…Relations are the key here. We need to acknowledge that relations of subjectivity, everyday life, technology, media and publics also are related to dimensions of capitalism. This relation reconfigures patterns of use into practices which caries a resemblance of work relations, transforming users into losers.
The problem isn’t really even with Twitter — it’s free right now, but it’s still someone’s idea of a business plan. Eventually, advertising will likely be added, and that’s how Twitter will make money.
“The astronomical growth in the wealth and cultural influence of multinational corporations over the last fifteen years can arguably be traced back to a single, seemingly innocuous idea developed by management theorists in the mid–1980’s: that successful corporations must primarily produce brands, as opposed to products… this corporate obsession with brand identity is waging a war on public and individual space: … on youthful identities, … and on possibilities of unmarketed space.”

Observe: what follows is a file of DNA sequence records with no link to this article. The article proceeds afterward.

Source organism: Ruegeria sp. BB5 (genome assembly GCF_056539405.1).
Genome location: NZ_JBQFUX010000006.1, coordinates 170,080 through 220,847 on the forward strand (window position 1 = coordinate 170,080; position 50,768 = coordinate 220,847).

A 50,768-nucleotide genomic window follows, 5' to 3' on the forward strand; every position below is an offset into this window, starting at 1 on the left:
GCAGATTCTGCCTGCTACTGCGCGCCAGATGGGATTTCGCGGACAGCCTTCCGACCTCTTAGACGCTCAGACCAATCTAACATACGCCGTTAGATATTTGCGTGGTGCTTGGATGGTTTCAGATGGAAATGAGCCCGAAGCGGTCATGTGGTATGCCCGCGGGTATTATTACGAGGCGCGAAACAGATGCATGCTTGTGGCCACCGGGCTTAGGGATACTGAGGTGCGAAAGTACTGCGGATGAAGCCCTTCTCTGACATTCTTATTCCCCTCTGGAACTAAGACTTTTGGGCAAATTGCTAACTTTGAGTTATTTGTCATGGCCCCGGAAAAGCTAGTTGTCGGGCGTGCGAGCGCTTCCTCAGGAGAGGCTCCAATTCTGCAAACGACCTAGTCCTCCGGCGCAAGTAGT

No space. I started off this post talking about publicity. It’s a term Habermas uses in his discussion of the public sphere, and it’s directly related to the question of just how our tweets are used. I’m not so sure virtual space is endless — more and more of it is being co-opted by corporate interests. And while Huffington Post is an order of magnitude smaller than “Big Media” right now, that won’t likely last for long. (Arianna Huffington, in fact, doesn’t think of her site as a blog at all; she calls it an “Internet newspaper.”)
The point here is, we need space. We need a public sphere. We need a way to create publicity — to gain listeners, to establish and enhance our reputations — without creating wealth. Or becoming an ad for some Web 2.0 venture capitalist’s latest programmatic dream. There are pockets of this kind of publicity today — increasingly the political blogosphere is shaping our politics. Citizen journalism is on the rise. Wikipedia is a non-profit, more or less altruistic endeavor.
At the very least, we need to be cognizant of where our tweets end up.